The memory, clear as a beam of light, took Obinze back to a time when he believed the universe would bend according to his will. Once, during his final year at University, the year that people danced in the streets because General Abacha had died, his mother had said, “One day, I will look up and all the people I know will be dead or abroad.” For a moment, he felt as if he had betrayed her by having his own plan: to get a postgraduate degree in America, to work in America, to live in America. Of course, he knew how unreasonable the American Consulate could be – the Vice-Chancellor, of all people, had once been refused a visa to attend a conference – but he had never doubted his plan. He would wonder, later, why he had been so sure. Perhaps it was because he had never just wanted to go abroad, as many others did; some people were now even going to South Africa, which amused him. It had always been America, only America. A longing nurtured and nursed over many years.
In her Page-Turner interview, Adichie explains this piece is not about the generally known story of African immigration to escape war or poverty: “But this is about another kind of immigration, of people who do not come from burned villages, but are seeking that sublime thing: choice.” Obinze grew up as the son of a University professor; he himself is University-educated. He’s just always had this dream to go to America. When he’s unable to land a job in Nigeria in spite of his education and language skills, wonders “if employers could smell his America-pining on his breath.”
The title is taken from a Nigerian TV campaign from the 80s aimed at discouraging Nigerians from emigrating and encouraging them to stay and help build the country. We see that campaign through the eyes of Obinze as a child:
While Andrew was checking out, General Buhari’s soldiers were flogging adults in the streets, lecturers were striking for better pay, and Obinze’s mother decided that he could no longer have Fanta whenever he wanted but only on Sundays. America became a place where bottles of Fanta could be had without permission.
Spoiler alert (sort of): he doesn’t get there. At least, not in this “story” – which is, in fact, an excerpt from the forthcoming novel, Americanah. Though the piece covers a period of time with a distinct beginning and end, I suspected it was an excerpt by the time I’d gotten halfway through, and I was sure of it when I got to the end. I normally rail against excerpts. I feel it’s not right to serve them up unannounced. But, in spite of the sense that there was more to come, it was gripping reading; I was pulling for Obinze all along.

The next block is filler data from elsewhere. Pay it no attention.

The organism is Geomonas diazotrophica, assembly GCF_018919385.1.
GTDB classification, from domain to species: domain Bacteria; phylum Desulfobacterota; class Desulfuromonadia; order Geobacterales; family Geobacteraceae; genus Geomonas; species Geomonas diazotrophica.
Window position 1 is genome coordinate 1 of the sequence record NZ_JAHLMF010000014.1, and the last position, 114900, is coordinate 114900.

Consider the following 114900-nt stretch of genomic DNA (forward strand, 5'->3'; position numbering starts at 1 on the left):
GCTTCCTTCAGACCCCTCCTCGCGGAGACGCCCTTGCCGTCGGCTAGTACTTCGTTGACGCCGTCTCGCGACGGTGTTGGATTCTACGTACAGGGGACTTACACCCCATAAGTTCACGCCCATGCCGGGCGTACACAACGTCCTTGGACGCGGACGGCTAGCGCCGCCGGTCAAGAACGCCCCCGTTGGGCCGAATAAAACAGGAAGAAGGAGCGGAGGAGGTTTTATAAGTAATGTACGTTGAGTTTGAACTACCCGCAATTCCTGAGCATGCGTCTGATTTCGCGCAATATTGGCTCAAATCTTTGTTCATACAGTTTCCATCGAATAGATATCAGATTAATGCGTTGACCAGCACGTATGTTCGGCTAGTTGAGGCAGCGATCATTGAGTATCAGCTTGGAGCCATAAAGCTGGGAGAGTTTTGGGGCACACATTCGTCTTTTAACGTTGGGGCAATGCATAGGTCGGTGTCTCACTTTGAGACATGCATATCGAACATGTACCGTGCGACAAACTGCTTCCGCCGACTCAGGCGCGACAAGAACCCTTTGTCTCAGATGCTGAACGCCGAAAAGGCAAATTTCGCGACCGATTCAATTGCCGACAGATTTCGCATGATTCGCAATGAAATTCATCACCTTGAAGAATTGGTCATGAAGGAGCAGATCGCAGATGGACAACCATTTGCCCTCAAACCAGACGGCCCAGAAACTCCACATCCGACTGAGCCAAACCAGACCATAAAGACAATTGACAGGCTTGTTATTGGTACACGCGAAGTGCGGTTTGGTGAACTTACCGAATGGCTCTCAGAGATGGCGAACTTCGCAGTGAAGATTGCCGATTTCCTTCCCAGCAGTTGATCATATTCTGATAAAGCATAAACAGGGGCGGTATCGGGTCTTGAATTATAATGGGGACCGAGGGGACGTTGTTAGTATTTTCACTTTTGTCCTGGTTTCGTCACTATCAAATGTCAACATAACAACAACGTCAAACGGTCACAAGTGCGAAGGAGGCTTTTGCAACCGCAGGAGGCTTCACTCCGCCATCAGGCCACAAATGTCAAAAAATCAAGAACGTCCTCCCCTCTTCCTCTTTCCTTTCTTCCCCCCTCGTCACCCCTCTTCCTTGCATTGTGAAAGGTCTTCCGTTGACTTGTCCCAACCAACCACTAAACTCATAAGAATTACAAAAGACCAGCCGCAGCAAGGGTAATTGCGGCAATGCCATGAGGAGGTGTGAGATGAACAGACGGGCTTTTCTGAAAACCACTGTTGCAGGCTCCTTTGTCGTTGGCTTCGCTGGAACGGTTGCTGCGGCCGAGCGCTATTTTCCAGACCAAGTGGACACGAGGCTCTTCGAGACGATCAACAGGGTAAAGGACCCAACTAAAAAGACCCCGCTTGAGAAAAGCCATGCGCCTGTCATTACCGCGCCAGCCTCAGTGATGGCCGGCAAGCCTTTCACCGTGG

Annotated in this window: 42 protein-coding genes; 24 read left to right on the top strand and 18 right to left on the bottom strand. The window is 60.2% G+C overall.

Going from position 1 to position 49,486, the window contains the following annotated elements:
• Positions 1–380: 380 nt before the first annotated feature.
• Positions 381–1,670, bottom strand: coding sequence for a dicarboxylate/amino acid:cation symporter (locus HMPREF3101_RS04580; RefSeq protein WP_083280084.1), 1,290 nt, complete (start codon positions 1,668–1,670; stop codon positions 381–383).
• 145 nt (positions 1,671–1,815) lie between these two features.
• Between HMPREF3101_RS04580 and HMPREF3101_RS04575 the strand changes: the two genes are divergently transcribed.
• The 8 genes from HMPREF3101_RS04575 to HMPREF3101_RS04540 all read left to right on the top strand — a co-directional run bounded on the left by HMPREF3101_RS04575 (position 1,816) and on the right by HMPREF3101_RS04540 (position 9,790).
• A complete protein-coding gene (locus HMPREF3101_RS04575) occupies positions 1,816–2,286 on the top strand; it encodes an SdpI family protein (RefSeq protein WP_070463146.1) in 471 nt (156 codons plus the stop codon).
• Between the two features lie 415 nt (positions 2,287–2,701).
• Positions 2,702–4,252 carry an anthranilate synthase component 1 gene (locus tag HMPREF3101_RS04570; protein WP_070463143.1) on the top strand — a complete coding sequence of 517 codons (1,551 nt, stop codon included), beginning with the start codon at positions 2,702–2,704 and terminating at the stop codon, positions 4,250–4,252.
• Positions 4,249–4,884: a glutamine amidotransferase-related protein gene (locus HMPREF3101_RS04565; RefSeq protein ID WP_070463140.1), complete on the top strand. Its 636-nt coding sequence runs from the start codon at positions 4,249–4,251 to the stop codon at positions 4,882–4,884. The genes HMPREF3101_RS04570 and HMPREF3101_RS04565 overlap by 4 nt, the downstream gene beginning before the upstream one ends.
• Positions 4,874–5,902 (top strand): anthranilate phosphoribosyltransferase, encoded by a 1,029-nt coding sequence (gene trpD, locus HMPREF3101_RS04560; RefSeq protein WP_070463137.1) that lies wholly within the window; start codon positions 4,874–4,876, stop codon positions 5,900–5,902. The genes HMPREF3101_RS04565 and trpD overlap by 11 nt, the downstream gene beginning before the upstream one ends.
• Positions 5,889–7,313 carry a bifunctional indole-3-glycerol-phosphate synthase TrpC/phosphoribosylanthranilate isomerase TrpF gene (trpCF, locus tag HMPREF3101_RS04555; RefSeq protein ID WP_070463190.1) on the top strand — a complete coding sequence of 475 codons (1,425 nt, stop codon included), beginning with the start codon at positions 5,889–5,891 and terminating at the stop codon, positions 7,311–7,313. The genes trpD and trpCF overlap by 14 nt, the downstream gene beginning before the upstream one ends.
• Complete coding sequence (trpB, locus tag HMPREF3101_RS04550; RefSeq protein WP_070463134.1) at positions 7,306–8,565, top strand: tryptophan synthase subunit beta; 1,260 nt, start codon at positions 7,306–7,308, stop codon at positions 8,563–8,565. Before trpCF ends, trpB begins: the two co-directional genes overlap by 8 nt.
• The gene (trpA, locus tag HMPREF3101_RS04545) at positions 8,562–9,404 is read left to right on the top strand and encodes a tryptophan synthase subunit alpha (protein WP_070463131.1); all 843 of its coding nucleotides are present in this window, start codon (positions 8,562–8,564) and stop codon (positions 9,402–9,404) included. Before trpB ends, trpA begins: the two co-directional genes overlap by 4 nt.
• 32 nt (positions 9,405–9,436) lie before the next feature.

As I read, I recognized the name Obinze from Adichie’s BASS 2011 story, “Ceiling.” I kept wondering throughout if this was the same Obinze; some of the details fit, but there was no mention of Ifemelu, who we would have met already. To my surprise, the description of the novel indicates it is indeed the same character. There was no mention of a novel in the Contributor Notes then; I wonder what the sequence was (I see there’s also a short story, published in The Guardian, featuring Ifemelu as a child). On a side note: When I read “Ceiling” I was puzzled over a background detail that’s finally addressed in this story. Some things come to those who wait.
This excerpt takes place in London, with Obinze on a six-month work visa, hoping to somehow make it to America from there. Six months isn’t a long time. When his visa expires, he stays, entering the nether world of the undocumented worker.
The story overall has a somewhat plodding approach, full of logistical details of comings and goings, who and when, this happened then that happened, but it’s leavened with wonderful moments, keen observations, and dramatic descriptions; it soon becomes a page-turner. For example, his first job in London is decidedly not in keeping with his education:
Everyone joked about people who went abroad to clean toilets, and so Obinze approached his first job with irony: he was indeed abroad cleaning toilets…
Later, when things go wrong, he reacts with less irony. Once his visa runs out, a friend from school puts him in touch with one Vincent to obtain documents to allow him to work:
Obinze imagined Vincent’s Nigerian life: a community secondary school all of barefoot children; a Polytechnic paid for with the help of a number of uncles; a family of many children; and a crowd of dependents in his hometown who, whenever he visited, would expect large loaves of bread and pocket money carefully distributed to each of them. Obinze saw himself through Vincent’s eyes: a university staff child who grew up eating butter and now needed his help.
His use of Vincent’s documents requires that he use Vincent’s name as well: “He became Vincent.” And when the new job he obtains as Vincent doesn’t work out, it’s evident he’s still made a connection with some of his co-workers: “He left the warehouse that evening for the final time, wishing more than anything that he had told Nigel and Roy his real name.” This is a kind of profound loneliness – where one is unable to be himself at the most literal level, his name – most of us can only imagine.
Each twist and turn of Obinze’s fate entwined me with him, in a way “Ceiling” did not; I’m far more interested in Obinze than I was after my first encounter with him. Maybe that’s because I’ve grown as a reader; maybe it’s because this is a more interesting period in his life. I’m still pulling for him; excerpt or not, that’s pretty strong evidence that the piece has power. I hate to admit it, but the excerpt has served its purpose: I’d like to read the novel, just to see if he gets to America.